Find out how to choose from among the many DSL providers.
A digital subscriber line, or DSL connection, is one of the most cost-effective ways to get high-speed Internet access at home. A DSL connection uses your existing phone line to connect your computer with everything the Internet has to offer. But unlike a traditional dial-up connection, DSL doesn't monopolize your phone -- you can still make and receive calls while your computer is online. DSL is also significantly faster than dial-up modem connections.
In short, upgrading to a DSL connection from dial-up is an easy decision to make.
But you still have to choose a DSL provider, which can be a tougher choice. What should you look for in a service provider? Is there a difference between DSL providers?
Whichever service provider you choose, there will be basic similarities because all DSL service relies on the telephone company's infrastructure. The speed of the DSL connection will always depend on how far you are from your local phone company's nearest central office (CO). And if you're more than three miles from the CO, or if the phone company has installed certain pieces of hardware called loading coils and bridge taps, you probably can't get DSL at all. You can find out what people in your area have reported about the availability of DSL and the local phone company's CO on Dslreports.com.
Even though all DSL connections use the same basic technology, there are still important differences between service providers. The most obvious difference is whether or not you are required to have active telephone service to get DSL. Many service providers do require that you have an active phone line -- and in fact, many people get their DSL service from their local phone company. But if you're one of the growing number of people who rely on a cell phone and chooses not to have a separate land line at home, you may still be able to get "naked" DSL.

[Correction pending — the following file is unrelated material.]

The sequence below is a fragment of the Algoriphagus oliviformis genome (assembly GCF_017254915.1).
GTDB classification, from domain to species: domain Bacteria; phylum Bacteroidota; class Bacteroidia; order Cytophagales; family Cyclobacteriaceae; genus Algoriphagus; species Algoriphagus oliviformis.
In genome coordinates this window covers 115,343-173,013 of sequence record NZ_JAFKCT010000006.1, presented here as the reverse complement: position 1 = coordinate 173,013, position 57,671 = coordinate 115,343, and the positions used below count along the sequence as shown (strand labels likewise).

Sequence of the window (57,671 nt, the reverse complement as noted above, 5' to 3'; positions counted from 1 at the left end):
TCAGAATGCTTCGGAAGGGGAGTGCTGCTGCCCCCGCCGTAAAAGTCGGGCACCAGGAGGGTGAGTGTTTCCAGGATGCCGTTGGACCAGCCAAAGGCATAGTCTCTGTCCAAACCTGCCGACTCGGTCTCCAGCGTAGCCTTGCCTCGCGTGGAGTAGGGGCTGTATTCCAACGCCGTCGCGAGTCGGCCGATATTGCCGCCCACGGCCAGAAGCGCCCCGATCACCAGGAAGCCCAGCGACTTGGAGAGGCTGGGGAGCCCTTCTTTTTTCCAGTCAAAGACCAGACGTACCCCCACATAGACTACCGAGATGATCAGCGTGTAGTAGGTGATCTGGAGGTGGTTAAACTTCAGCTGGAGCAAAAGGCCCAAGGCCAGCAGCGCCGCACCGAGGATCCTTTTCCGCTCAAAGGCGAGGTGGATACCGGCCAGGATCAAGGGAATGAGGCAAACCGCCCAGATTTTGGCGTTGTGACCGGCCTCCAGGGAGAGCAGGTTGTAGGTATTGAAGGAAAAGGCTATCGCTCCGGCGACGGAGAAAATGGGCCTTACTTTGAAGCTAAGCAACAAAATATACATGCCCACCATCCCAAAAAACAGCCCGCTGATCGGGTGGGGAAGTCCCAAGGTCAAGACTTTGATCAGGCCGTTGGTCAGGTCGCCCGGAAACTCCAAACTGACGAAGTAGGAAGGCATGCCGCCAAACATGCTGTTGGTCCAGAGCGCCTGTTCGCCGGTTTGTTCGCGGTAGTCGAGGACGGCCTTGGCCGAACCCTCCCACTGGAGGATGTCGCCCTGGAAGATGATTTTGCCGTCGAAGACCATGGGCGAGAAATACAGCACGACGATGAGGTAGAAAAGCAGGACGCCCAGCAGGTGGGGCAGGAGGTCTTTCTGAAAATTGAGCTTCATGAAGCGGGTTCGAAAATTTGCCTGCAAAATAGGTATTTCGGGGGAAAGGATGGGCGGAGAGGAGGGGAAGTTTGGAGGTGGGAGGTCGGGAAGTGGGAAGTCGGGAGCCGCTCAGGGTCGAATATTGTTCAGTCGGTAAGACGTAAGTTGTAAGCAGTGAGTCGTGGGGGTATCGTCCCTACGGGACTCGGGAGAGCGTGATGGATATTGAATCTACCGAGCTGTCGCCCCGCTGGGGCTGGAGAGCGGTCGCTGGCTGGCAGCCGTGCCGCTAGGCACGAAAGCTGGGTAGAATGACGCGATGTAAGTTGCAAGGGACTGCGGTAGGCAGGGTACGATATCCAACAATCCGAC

Naked DSL (or "dry loop" DSL) is a term for DSL service without local phone service. Companies that offer Internet without phone service include Covad, Qwest, Speakeasy, Verizon and AT&T. If you don't need a local land line, dry loop DSL has the advantage of exempting you from the many fees and taxes that are attached to local phone service.
Another difference you can consider when choosing between service providers is the level of service and features attached to your subscription. For example, any DSL connection will require a special modem from your service provider. Some providers, however, charge you for the modem, while others give it to you for free when you commit to a long-term service agreement. Similarly, you can look at the availability of tech support, the e-mail features, and the Web-hosting features if you're so inclined. There are also some DSL providers, like Covad and Speakeasy, that specialize in home office and small business connections.
Your local telephone service provider or one of their competitors is a good place to start looking for DSL service. Internet search engines, the Yellow Pages or Web sites like DSL Broker are also a good place to look for DSL providers and the lowest prices on DSL service in your area.